In 1952, The Duke of Edinburgh was appointed President of the Royal Mint Advisory Committee. His role included selecting the design of coins, medals and seals for the new reign of Her Majesty the Queen.
He worked with the Royal Mint right up to his retirement in 1999 so it’s fair to say that the coins we know and love from years gone by, were specially selected by Prince Philip.
Secure the 2017 Prince Philip 70 Years of Service £5 coin
Whilst the Silver Proof version of this coin was quick to sell out, you still have the opportunity to get your hands on the Base Metal £5 coin in CERTIFIED BU quality.
Alexandrina Victoria was born on 24th May 1819. At just 18 years old she acceded to the throne and ruled Britain for 63 years, making her Britain’s longest reigning monarch at the time of her death in 1901.
Victoria oversaw the extensive growth and expansion of the British Empire under her rule, with dramatic changes in British culture, industry, and technology. These changes had a significant influence on the development and spread of British coinage.
Victorian currency was minted throughout the world in countries such as India and Australia, as well as Britain. Every coin and portrait tells a unique story – from the ‘Young Head’ which depicted a promising Queen, right through to the ‘Old Head’ which represented an ageing but graceful monarch.
In this blog, we’ll explore the defining coins of Queen Victoria’s reign, as well as taking a look at the modern commemorative coins we see today, issued to celebrate one of Britain’s most influential monarchs.
The defining coins of Queen Victoria’s Reign
The first Sovereign of Queen Victoria’s rule was issued in 1838 with the popular Young Head portrait by William Wyon. The portrait had a particularly youthful look, one that was favoured by Victoria and contributed to the coin’s popularity throughout her reign. To this day, it is the longest a portrait has featured on our circulating coinage, having been issued on bronze coins up until 1895. The Young Head effigy is considered the most favoured portrait of Victoria’s coinage, undergoing only minor changes throughout its lifespan.
As part of the move towards decimalisation, a coin valued at 1/10th of a pound, the Florin, was introduced in 1849. It featured the Gothic Head portrait by William Wyon which would actually go on to be regarded as one of the most beautiful representations of the Victorian age. However, this coin failed to include the term ‘Dei Gratia’, which earned it the nickname of the Godless Florin. It was swiftly withdrawn from circulation after three years.
The Gothic Florin was introduced as a replacement to the Godless Florin and contained a very similar design, but this coin included the term ‘Dei Gratia’. This particular portrait represents the revival of Gothic culture across Victorian life and draws its name from the distinct gothic font used for the inscription around the edge, and the intricate detail on the crown that Victoria wears, which is considered a numismatic masterpiece. As the second Florin to promote decimalisation, the Gothic Florin again failed to gain popularity but was minted for longer than its predecessor.
1855 Sydney Sovereign
As part of British imperial expansion, the Royal Mint opened a branch in Sydney and the first Sovereign was minted there in 1855. It had the word ‘Australia’ printed on the reverse and bore a small ‘S’ mintmark to distinguish it as having been minted in Australia. This portrait was only ever seen on Australian coins, produced exclusively at the Sydney Mint for just 14 years. It depicted a younger queen with a sprig of banksia (an Australia plant) weaved into her hair, which gave it a distinct Australian feel.
The Double Florin, in another move towards decimalisation, was valued at 1/5th of a pound and pictured the Jubilee Head. The coin was only 2mm smaller than the Crown but valued at a Shilling less, making it difficult to distinguish between the two. Issued between 1887 and 1890, it is one of the shortest circulating coins in British history. The coin was famously nicknamed the ‘Barmaid’s Ruin’, as tavern maids mistook the coin for a Crown, causing the tavern to lose money and the maid to lose their job!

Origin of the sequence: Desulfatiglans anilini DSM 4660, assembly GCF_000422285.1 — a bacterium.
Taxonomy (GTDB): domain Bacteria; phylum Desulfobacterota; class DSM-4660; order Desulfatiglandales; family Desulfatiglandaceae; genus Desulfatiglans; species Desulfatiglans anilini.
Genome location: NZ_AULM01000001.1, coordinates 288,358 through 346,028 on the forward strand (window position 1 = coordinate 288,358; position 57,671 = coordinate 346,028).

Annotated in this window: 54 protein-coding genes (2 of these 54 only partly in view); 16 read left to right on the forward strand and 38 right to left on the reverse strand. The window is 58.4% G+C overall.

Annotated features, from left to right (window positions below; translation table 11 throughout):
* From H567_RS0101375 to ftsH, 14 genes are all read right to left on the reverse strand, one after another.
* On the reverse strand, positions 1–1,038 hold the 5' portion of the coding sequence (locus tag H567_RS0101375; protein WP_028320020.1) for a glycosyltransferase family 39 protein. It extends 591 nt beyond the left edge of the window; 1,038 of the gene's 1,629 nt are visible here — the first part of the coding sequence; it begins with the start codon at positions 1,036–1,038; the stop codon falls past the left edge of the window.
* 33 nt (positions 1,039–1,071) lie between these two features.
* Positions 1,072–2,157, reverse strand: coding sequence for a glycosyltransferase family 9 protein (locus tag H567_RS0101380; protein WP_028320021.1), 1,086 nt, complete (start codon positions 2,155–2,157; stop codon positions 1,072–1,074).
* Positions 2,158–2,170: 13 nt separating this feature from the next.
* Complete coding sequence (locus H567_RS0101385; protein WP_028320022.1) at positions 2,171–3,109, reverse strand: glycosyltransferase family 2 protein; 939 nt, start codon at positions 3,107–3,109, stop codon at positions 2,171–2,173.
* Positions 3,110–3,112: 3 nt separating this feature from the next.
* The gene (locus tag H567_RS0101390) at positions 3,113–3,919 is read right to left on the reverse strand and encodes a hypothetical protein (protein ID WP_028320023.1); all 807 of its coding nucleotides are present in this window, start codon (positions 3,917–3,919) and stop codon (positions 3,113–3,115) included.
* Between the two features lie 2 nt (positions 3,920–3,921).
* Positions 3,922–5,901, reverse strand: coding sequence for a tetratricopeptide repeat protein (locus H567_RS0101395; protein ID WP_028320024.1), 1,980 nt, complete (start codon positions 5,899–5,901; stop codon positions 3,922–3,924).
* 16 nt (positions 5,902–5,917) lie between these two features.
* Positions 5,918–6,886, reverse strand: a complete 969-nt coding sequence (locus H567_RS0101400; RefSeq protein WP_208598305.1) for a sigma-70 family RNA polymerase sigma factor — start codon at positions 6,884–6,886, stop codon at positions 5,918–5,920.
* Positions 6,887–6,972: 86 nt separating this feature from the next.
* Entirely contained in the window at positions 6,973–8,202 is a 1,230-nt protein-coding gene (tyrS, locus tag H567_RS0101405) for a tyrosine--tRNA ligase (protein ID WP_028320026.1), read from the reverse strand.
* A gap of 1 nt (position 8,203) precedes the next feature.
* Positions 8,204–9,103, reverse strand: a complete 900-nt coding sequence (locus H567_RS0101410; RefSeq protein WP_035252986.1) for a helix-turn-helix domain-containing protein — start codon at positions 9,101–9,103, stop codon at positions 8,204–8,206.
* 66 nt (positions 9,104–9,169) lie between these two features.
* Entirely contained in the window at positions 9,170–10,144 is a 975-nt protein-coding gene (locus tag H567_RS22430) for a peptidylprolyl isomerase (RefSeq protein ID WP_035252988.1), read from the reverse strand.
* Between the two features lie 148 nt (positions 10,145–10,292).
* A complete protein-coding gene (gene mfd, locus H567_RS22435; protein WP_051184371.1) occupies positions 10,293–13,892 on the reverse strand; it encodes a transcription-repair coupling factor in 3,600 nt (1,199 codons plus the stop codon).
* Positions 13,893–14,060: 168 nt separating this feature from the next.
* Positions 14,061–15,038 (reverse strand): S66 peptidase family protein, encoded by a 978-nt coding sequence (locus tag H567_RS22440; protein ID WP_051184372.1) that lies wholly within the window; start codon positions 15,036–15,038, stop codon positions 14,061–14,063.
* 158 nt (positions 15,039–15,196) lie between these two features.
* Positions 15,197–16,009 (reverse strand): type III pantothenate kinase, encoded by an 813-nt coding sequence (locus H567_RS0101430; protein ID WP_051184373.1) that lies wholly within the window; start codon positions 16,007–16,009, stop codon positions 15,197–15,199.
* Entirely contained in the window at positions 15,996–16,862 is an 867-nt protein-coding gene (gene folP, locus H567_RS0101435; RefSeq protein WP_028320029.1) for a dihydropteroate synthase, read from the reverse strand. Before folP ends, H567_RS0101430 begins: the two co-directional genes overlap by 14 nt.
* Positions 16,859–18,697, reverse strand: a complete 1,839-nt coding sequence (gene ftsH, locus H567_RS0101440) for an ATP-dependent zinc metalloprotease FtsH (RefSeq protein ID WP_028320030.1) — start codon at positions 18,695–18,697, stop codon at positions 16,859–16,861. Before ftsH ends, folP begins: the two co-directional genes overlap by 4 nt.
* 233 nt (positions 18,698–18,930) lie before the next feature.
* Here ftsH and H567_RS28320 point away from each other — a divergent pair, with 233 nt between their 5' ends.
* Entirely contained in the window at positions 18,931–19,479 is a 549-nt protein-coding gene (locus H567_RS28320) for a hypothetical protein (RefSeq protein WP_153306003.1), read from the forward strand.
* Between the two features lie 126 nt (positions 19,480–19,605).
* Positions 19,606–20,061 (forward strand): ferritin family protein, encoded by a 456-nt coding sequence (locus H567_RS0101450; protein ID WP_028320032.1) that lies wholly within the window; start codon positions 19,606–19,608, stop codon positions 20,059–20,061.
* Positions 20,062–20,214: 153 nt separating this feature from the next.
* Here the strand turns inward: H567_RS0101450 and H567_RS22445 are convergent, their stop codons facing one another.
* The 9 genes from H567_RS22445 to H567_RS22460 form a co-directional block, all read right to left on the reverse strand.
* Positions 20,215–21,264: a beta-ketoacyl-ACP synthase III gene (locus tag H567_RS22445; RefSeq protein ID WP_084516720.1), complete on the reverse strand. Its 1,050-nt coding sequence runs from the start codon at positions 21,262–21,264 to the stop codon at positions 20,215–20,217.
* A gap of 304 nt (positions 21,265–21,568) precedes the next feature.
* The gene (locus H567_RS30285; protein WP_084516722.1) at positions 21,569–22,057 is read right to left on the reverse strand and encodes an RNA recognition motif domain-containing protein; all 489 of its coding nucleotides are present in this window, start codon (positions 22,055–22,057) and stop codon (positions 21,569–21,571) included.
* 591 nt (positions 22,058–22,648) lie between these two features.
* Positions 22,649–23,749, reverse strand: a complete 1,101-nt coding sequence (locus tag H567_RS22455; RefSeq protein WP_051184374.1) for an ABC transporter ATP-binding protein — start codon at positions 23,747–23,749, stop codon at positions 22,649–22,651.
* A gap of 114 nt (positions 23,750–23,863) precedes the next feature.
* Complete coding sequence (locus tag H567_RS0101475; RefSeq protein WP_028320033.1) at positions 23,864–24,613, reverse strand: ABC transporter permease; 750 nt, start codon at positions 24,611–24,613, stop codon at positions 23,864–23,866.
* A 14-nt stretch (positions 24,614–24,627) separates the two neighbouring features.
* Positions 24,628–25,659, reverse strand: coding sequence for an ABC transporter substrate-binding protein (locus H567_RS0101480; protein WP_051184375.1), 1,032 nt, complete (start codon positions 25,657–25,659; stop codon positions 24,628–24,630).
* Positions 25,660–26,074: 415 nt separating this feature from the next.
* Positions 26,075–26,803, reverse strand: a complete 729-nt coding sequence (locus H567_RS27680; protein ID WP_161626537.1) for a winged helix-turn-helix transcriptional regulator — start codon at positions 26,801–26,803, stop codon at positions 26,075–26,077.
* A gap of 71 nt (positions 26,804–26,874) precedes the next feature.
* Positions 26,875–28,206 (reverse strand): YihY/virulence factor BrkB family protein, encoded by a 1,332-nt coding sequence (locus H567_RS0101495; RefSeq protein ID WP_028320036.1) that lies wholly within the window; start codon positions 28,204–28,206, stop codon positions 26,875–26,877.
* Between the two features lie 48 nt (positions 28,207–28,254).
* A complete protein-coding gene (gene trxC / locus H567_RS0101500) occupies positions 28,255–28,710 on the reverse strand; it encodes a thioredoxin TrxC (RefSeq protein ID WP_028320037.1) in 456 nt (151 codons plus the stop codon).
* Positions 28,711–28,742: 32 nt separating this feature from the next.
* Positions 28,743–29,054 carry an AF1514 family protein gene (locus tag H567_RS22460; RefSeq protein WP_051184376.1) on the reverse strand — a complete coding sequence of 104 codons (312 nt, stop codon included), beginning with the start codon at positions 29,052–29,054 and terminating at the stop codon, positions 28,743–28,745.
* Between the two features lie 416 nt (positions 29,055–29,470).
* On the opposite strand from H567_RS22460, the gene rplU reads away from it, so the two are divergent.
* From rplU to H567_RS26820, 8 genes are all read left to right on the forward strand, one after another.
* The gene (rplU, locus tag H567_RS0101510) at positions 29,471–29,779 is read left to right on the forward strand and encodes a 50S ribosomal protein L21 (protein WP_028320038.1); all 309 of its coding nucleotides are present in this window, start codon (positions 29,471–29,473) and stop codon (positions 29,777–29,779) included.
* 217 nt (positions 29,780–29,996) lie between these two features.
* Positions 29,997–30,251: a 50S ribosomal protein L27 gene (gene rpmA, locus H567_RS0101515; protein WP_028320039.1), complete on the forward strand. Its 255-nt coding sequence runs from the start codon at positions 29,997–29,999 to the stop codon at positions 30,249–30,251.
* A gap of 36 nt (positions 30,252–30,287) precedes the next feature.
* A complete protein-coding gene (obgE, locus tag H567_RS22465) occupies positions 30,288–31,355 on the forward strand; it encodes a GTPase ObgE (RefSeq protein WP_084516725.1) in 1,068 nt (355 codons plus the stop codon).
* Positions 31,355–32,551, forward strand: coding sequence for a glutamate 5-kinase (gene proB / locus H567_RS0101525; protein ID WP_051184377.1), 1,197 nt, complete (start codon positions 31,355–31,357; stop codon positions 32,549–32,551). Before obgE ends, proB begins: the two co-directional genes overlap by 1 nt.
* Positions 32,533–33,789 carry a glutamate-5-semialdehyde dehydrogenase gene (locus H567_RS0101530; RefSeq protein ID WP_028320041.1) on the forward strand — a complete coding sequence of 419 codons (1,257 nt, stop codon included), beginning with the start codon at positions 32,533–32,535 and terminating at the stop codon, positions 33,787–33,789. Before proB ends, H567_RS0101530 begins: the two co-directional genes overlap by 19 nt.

The final Sovereign of Queen Victoria’s rule depicted the Old Head portrait by Thomas Brock, showing an elegant Queen in her mourning attire. Victoria’s veil had become integral to her image since the death of her husband in 1861, right up until her final years. This is one of the most famous images of Victoria and features on the final sovereign of her reign, issued in 1901 at the end of the Victorian era and the start of a new century.
Modern commemorative coins
Almost 150 years after the birth of Queen Victoria and 120 years after the initial move towards decimalisation, the first decimal coins entered circulation in Britain. The 5p and 10p coins were released in 1968, followed by the 50p coin in 1969.
From the modern coinage we see today, two commemorative £5 coins have been issued in Queen Victoria’s honour.
Death of Queen Victoria 100th anniversary
The death of Queen Victoria in January 1901 marked the end of an era which has left its mark on the modern world. Her reign was remarkable for the extraordinary progress in industry, technology, arts and sciences and the expansion of the British Empire. This coin was issued to mark 100 years since her death and the end of the Victorian era. The reverse by Mary Milner-Dickens reproduces the profile of Victoria by William Wyon against the background of the Crystal Palace exhibition of 1851.
Birth of Queen Victoria 200th anniversary
Under Queen Victoria’s reign, The British Empire became a superpower during an era of peace and prosperity. Designed by John Bergdahl, the reverse of this coin, issued to celebrate the 200th anniversary of the birth of Queen Victoria, features a portrait of Queen Victoria with the dates 1819 – 2019 alongside a steam train, large sailing ship, telephone, and penny farthing. Each element appears in a mechanical circle to represent the incredible inventions of the Victorian period.
Of all the monarchs, Victoria’s reign seems to have captured the imagination of the public more than any other. The coins issued throughout her reign and into the modern age reflect her extraordinary life and rule.
Celebrate the 200th Anniversary of the birth of Queen Victoria
This brand new UK £5 coin has been struck to a superior Brilliant Uncirculated quality and is protectively encapsulated in official Change Checker packaging to ensure that it is preserved for generations.